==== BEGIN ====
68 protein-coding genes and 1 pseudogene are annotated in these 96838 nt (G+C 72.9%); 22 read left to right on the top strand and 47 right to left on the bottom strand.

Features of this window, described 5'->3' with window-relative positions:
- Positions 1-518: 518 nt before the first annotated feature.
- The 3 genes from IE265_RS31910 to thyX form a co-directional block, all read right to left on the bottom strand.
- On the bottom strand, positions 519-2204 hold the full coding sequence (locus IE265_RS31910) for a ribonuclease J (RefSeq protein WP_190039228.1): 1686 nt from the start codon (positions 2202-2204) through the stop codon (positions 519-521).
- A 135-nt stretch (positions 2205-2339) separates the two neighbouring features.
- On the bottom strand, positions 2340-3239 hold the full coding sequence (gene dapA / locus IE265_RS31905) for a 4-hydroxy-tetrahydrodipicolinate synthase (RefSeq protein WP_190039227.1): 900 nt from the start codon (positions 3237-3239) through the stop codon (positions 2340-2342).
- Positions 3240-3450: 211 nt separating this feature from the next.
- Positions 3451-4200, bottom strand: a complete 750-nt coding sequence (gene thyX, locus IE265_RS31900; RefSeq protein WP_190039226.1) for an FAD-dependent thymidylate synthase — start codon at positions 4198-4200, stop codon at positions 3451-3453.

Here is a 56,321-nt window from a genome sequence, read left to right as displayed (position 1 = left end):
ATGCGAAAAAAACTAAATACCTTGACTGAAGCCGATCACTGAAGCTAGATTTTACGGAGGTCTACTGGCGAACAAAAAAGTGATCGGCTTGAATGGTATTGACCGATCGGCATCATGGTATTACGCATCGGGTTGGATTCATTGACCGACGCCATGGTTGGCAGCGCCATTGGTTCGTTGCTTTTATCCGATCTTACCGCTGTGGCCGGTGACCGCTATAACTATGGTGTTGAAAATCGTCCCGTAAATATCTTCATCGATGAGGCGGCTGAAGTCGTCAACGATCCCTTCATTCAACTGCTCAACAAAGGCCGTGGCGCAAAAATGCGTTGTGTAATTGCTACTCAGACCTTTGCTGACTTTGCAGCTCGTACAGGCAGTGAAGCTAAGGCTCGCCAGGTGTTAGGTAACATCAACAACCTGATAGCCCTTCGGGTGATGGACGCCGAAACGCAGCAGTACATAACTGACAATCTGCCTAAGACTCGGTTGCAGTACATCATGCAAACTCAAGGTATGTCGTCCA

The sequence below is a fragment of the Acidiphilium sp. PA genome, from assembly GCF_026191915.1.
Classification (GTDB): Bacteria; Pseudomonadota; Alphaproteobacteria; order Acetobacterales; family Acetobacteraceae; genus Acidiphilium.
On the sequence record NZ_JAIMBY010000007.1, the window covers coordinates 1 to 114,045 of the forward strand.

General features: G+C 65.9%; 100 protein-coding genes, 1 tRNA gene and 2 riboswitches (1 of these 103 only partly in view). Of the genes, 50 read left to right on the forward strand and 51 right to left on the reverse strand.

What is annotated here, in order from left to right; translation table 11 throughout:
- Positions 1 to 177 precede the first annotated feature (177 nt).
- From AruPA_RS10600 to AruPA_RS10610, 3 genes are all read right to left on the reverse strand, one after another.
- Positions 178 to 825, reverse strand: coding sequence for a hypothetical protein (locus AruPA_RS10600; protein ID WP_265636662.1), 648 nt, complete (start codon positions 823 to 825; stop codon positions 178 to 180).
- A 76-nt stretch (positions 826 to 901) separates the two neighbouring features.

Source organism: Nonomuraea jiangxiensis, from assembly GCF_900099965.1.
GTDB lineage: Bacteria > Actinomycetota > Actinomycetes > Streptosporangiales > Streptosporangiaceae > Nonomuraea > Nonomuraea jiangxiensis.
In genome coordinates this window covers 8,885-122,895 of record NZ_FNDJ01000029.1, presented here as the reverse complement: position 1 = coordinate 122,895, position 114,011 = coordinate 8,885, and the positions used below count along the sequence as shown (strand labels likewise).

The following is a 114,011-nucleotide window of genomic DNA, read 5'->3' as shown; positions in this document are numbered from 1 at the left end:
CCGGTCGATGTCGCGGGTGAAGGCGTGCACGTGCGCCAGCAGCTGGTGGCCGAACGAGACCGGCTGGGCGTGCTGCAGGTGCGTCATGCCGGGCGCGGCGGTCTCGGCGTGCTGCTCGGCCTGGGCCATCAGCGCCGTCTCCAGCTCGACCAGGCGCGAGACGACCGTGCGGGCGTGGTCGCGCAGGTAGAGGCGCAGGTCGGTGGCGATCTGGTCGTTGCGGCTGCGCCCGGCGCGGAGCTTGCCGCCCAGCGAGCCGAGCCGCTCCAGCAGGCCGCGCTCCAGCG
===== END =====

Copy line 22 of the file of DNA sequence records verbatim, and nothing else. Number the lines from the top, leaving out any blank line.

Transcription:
GTDB lineage: Bacteria > Actinomycetota > Actinomycetes > Streptosporangiales > Streptosporangiaceae > Nonomuraea > Nonomuraea jiangxiensis.